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Red Creole onions came out small this year, but still plentiful.

Wordless Wednesday: Celebrating Freedom

We garden as an act of freedom. Our founding fathers gardened for sustenance. Whether we grow our own food for survival or to enjoy beauty around us, we are free to do it in our backyards, front yards, parkways (thanks to folks like Ron Finley) and community gardens. Let’s celebrate our food independence with pictures of the abundance.

Red Creole onions came out small this year, but still plentiful.
Garlic cleaned and ready to be braided. Garlic is easy to grow – plant some this fall for a year-supply of home-grown garlic.
Our first ground cherries of the season. Harvest them when they fall on the ground. Easy peasy. Makes great salsa.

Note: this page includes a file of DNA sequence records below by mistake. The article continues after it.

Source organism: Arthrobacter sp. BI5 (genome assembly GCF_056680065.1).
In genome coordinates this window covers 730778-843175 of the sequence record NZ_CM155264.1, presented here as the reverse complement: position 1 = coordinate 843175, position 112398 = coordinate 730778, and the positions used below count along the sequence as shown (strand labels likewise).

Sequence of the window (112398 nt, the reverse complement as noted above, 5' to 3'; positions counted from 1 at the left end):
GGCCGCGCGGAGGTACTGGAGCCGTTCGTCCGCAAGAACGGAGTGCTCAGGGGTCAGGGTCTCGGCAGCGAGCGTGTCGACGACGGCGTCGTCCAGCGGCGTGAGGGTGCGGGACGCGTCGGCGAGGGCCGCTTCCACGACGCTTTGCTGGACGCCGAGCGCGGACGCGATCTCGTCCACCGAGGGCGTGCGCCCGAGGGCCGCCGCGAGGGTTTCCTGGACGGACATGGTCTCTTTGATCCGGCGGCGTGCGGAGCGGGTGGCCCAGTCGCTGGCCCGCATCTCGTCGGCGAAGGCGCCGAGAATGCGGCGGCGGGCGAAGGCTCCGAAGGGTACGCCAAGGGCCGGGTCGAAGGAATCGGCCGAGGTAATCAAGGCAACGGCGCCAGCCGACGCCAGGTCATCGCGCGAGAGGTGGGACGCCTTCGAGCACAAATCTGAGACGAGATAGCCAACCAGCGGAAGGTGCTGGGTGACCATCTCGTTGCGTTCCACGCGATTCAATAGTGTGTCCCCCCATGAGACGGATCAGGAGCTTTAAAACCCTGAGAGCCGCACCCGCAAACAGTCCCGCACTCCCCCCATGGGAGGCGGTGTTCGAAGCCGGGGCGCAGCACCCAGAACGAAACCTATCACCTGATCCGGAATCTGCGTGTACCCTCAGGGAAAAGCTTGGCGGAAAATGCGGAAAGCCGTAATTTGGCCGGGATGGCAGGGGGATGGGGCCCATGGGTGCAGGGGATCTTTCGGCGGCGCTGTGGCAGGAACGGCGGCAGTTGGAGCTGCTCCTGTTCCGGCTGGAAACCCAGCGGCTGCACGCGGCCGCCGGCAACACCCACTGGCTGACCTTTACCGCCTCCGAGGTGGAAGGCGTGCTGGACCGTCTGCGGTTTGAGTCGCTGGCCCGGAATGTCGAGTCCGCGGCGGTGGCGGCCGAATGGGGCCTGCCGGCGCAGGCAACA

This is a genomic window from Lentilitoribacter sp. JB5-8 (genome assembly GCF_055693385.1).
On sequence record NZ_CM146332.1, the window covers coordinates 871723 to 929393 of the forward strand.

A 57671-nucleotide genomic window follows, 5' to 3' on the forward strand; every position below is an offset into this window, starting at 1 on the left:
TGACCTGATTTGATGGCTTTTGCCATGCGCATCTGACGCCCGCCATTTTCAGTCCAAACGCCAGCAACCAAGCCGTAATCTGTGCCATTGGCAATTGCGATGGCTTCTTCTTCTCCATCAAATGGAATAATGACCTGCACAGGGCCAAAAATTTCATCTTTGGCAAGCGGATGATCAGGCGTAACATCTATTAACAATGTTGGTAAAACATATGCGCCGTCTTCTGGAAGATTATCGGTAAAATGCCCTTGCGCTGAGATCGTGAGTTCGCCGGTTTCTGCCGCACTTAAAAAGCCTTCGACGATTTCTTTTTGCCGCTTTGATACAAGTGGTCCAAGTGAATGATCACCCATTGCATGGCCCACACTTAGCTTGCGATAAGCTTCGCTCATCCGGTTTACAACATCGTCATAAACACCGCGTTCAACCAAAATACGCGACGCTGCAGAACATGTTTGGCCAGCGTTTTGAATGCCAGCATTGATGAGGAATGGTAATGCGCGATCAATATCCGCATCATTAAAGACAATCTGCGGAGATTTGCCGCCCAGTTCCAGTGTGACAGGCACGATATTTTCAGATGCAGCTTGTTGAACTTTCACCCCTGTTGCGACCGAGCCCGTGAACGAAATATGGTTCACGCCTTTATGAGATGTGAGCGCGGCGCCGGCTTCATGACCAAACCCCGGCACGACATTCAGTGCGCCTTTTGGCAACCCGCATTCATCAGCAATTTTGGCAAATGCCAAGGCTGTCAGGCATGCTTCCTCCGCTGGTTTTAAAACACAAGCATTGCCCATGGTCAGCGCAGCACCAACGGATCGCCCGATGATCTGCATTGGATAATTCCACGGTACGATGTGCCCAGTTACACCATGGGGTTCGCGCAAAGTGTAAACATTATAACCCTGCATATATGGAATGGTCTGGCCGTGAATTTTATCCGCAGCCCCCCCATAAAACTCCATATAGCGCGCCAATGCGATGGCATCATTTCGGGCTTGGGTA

Did we mention it’s plum season? Santa Rosa plums are in full swing now.
Sweet corn and dry beans catch the sun.
Luckily all of our volunteer tomatoes are different varieties. This mystery red cherry is almost ready to pick.
Cilantro in a pot has a better chance of surviving the hot summer if it gets a little bit of shade throughout the day.
Escondido Gold melons are just getting going after our lettuce crop was pulled.
Beefy Resilient Grex Dry Bean is supposed to be a bush bean but it’s sending up runners. We’ll see if madness ensues.
Rats are eating our Triple Play sweet corn. Traps are forthcoming.
Fuji apples set fruit on new spurs. Time to fertilize.
Old and new Navel oranges grow in harmony. The green one will be ready in December, the orange one set fruit in January.
Santa Rosa plums ripen and drop to the ground. We pick them a little early and let them soften on the counter to keep the squirrels at bay. So far so good! And delicious!

Enjoy your summer garden and the freedom it brings. Share some of your favorite “independence” veggies and fruits below.

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